Last week, the FDA announced that certain Fluoroquinolone antibiotics might “raise the risk of an aortic dissection.”1 Fluoroquinolones, which are a commonly prescribed to treat upper respiratory infections and urinary tract infections, include ciprofloxacin (Cipro), levofloxacin (Levaquin), gemifloxacin (Factive) and moxifloxacin (Avelox).
The FDA said in a statement,
“A U.S. Food and Drug Administration (FDA) review found that fluoroquinolone antibiotics can increase the occurrence of rare but serious events of ruptures or tears in the main artery of the body, called the aorta. These tears, called aortic dissections, or ruptures of an aortic aneurysm can lead to dangerous bleeding or even death.
Fluoroquinolones should not be used in patients at increased risk unless there are no other treatment options available. People at increased risk include those with a history of blockages or aneurysms (abnormal bulges) of the aorta or other blood vessels, high blood pressure, certain genetic disorders that involve blood vessel changes, and the elderly.”2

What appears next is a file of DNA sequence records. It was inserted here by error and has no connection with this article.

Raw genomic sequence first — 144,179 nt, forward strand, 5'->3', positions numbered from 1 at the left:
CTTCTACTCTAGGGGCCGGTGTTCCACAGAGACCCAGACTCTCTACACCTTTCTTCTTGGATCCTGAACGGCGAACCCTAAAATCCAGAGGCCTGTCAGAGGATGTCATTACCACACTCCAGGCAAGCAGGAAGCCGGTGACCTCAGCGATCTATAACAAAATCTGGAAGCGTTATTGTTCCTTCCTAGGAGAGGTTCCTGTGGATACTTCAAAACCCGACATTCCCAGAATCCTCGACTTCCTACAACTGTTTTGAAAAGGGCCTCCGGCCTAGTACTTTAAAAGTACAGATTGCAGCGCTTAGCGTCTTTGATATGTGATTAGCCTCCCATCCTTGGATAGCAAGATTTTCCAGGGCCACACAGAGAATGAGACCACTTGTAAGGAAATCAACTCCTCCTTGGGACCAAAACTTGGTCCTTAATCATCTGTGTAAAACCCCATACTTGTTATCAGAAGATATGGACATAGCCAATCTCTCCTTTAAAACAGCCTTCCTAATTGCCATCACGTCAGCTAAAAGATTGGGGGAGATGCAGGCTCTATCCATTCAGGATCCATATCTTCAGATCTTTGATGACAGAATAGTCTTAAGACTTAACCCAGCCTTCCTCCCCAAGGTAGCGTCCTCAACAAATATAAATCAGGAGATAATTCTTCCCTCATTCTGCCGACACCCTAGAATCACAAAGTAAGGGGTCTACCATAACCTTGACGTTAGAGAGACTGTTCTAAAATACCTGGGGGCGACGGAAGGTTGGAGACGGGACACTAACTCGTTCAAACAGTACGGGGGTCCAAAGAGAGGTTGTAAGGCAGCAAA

(This also includes those at risk for an aortic aneurysm, patients with peripheral atherosclerotic vascular diseases, hypertension, certain genetic conditions such as Marfan syndrome and Ehlers-Danlos syndrome (which I have), and the elderly.)
This new information will be added to the labels and prescribing information of fluoroquinolone drugs, according to the FDA. They also stressed that they should only be used when absolutely necessary.
Please be careful. High blood pressure is the main cause of aortic dissection so if you have high blood pressure, discuss this with your doctor before using fluoroquinolones. And if you are taking this class of antibiotic and feel sudden, severe, and constant pain in the stomach, chest or back, call 911 and get to an emergency room as quickly as possible.